The scout, Wapasaw, crawled backwards from his viewing post without making a sound. He had counted the herd and was anxious to report Shunka’s find. Soon they were at his village. The scout howled the game-scout wolf call; a sound so terrifying it could stop the hearts of anyone within hearing range. This signal told other game-scouts that Wapasaw was about to enter the village, and that he had been successful in his scouting mission.
The next morning Wapasaw awoke first. He loaded his quiver with sharp arrows. He would need strength for the hunt so he ate a piece of the pounded and dried meat called pemmican and laid back to rest.
“What does pemmican taste like?” I scratch my ear.
Walks Like a Bear!
“Alright, I’ll listen and remember forever. But I am getting hungry and my ears itch.”
Shunka blinked awake outside Wapasaw’s wigwam. She stretched herself and sniffed the air. The smell of the herd was strong. She ran into the wigwam and jumped on Wapasaw. The brave rubbed her head and told her she smelled like a herd of buffalo. He offered her a piece of his dried meat, but she wouldn’t eat.
Shunka pulled Wapasaw outside by his legging, out where the odor from the herd almost knocked him over. ‘I understand,’ he said and stroked her long, narrow head. ‘The herd is near the village. Shunka, you are the best hunting dog in the clan. We must hurry.’ He gave her his last piece of dried buffalo jerky, and called to the hunters that the attack must come downwind from the herd, and it must come soon.
“I would have liked Shunka,” I say. “She must have enjoyed chewing that dried meat. I know I would enjoy chewing a haunch of dried buffalo.”
Walks Like a Bear, listen or I will tell this legend to that snowflake.
“Yes, Wolf.” I say and stretch my front paws under Calle’s warm belly.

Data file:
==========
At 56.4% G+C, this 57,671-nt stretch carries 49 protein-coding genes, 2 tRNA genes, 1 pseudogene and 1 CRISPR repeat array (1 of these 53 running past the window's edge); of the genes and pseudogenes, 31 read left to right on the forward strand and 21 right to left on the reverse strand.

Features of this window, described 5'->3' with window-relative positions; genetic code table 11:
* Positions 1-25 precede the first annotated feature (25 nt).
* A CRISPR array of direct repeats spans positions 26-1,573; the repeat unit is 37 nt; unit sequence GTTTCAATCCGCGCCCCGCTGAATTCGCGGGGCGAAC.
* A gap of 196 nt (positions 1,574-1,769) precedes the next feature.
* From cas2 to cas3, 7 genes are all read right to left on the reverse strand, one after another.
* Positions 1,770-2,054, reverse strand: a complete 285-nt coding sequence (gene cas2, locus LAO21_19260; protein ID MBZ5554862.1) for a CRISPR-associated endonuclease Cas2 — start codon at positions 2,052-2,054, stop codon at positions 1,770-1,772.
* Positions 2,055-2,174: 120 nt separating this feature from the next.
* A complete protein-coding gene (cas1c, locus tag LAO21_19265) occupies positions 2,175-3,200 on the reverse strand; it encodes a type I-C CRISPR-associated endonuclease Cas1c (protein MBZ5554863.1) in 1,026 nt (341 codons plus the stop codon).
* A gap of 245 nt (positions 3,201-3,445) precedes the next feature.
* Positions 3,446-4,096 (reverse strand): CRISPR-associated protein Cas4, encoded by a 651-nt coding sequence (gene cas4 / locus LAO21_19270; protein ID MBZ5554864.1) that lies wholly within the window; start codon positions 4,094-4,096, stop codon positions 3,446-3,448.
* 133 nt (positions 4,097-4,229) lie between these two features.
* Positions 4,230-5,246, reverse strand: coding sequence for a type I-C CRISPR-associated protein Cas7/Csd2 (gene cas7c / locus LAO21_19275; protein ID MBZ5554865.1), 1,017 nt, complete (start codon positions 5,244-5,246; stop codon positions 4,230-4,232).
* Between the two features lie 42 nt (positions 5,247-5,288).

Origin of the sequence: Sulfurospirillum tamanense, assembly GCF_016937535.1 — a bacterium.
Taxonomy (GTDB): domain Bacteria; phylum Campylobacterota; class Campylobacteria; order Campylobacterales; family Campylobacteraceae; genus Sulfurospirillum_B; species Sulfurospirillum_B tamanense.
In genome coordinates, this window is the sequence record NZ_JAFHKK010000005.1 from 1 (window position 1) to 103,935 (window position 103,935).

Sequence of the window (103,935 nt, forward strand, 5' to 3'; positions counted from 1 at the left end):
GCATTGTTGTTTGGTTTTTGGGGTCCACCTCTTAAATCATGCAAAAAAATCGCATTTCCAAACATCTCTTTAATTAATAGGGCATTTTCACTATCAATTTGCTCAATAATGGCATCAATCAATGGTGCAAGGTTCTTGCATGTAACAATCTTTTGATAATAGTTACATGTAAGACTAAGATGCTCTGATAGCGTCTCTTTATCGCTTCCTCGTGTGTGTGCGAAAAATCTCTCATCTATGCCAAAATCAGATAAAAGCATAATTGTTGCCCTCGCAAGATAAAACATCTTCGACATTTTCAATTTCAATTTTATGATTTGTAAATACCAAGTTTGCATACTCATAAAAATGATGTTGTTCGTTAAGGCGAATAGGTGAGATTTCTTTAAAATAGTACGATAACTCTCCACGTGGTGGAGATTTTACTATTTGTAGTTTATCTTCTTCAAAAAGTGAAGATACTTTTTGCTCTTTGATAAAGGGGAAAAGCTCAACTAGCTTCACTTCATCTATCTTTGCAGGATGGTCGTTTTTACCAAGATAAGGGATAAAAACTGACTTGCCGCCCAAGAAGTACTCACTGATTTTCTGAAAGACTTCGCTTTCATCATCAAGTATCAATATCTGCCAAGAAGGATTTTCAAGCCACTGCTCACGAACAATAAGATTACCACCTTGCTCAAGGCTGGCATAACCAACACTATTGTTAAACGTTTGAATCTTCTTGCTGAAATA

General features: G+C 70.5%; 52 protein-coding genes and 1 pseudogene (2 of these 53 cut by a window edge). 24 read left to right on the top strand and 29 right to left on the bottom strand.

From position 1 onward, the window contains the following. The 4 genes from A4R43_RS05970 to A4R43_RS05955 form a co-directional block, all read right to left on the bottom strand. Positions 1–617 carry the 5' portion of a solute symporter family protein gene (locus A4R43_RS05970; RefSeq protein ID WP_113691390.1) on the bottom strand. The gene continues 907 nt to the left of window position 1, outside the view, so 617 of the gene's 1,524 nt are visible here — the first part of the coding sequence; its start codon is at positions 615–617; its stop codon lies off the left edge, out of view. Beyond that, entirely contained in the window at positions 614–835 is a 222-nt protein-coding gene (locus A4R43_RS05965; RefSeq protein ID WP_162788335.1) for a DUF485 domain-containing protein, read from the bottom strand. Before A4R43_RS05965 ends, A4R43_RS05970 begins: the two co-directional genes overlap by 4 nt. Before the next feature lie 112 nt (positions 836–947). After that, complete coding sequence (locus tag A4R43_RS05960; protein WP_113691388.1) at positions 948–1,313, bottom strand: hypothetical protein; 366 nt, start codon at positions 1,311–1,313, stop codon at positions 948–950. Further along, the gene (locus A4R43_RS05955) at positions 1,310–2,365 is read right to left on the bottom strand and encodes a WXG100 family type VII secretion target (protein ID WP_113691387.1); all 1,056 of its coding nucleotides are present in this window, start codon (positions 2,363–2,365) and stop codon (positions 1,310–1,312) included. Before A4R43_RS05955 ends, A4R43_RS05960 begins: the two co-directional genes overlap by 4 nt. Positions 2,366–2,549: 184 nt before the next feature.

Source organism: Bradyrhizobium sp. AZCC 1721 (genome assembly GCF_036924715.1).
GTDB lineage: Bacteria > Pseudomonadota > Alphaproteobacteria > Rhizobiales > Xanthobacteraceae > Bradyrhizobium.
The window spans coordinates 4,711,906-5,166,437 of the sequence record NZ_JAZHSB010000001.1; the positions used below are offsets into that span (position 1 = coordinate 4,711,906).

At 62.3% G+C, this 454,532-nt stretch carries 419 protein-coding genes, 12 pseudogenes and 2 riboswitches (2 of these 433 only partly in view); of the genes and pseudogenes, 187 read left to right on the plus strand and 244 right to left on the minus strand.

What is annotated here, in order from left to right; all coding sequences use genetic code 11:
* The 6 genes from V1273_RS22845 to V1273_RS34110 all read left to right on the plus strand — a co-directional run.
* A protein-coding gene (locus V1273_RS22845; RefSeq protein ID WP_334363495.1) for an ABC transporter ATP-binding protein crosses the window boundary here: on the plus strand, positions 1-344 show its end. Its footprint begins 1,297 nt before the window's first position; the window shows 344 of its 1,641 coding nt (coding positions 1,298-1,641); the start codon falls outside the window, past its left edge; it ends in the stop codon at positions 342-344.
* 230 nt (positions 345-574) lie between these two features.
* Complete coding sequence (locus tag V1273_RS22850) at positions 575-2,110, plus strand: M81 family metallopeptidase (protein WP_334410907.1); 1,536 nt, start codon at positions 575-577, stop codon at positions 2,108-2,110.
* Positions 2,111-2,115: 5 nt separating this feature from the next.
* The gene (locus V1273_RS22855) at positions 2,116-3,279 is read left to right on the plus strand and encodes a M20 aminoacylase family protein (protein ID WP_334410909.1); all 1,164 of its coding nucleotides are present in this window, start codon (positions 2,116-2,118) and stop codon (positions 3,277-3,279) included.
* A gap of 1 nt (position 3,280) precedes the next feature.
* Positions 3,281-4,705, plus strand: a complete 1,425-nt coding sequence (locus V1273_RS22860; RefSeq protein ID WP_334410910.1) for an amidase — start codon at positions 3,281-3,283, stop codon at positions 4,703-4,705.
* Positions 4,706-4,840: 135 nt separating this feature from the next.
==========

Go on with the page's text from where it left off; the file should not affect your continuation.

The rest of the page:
Wapasaw led the hunting party in single file into the forest before dawn lit the sky. Each brave followed with his own dog. The scout’s steady pace led them south of the village, around the sunset end of the lake, then to the ridge where they could view Eagle Point. A large herd grazed in the deep snow on the peninsula of land.
‘Woo, woo, woo’ was the signal from the throat of the game-scout to the hunters positioned around the herd. On cue, dogs barked and howled and charged the buffalo. Braves wailed and war-whooped so fiercely they scared one another. They were hungry for meat.
Startled, the buffalo grew confused. Some stampeded toward the sunrise, others towards where the sun sets. All were uncertain of which way to escape. The snow-covered lake was the route the herd chose. They plunged onto the prairie of ice. Their momentum carried them far from shore where they were again confused and ran this way and that.
The hunters shrieked a war cry and emptied their quivers. The herd swept toward the opposite shore. Many dead buffalo were left behind pierced by the hunter’s arrows. The animals lay in black mounds on the white lake ice. Some from the herd escaped, scampering up on the lake’s north shore.
It was a successful hunt for the Potawatomi. Once more the village would eat well until spring. A happy chant came from far out on the lake where Wapasaw unsheathed his knife. He began the work of skinning and cutting the meat into pieces small enough to carry on Shunka’s back and on his own shoulders.
“How much of that delicious buffalo meat could a dog Shunka’s size carry?”
Walks Like a Bear! Do you want to hear the legend or ask questions?
“I just wondered. I’m a little peckish…didn’t eat today.”
All the hunters were busy working when one brave called attention to a change in the weather.
‘The morning sky has turned deep blue, the sign of a blizzard.’ He pointed towards where the north wind lived. ‘We must hurry into the nearby woods before it reaches us.’ Some heard his warning, passed on the signal, and then hurried towards the wood where others had already arranged crude shelters and gathered dry wood for fuel. Around the campfire the half-starved hunters sat and
stood, while slices of savory meat roasted. The storm enveloped them in its whirling whiteness. ‘Woo, woo!’ they called to those who had not yet reached camp. One after another answered, and in the end the only ones missing were Wapasaw and his dog, Shunka.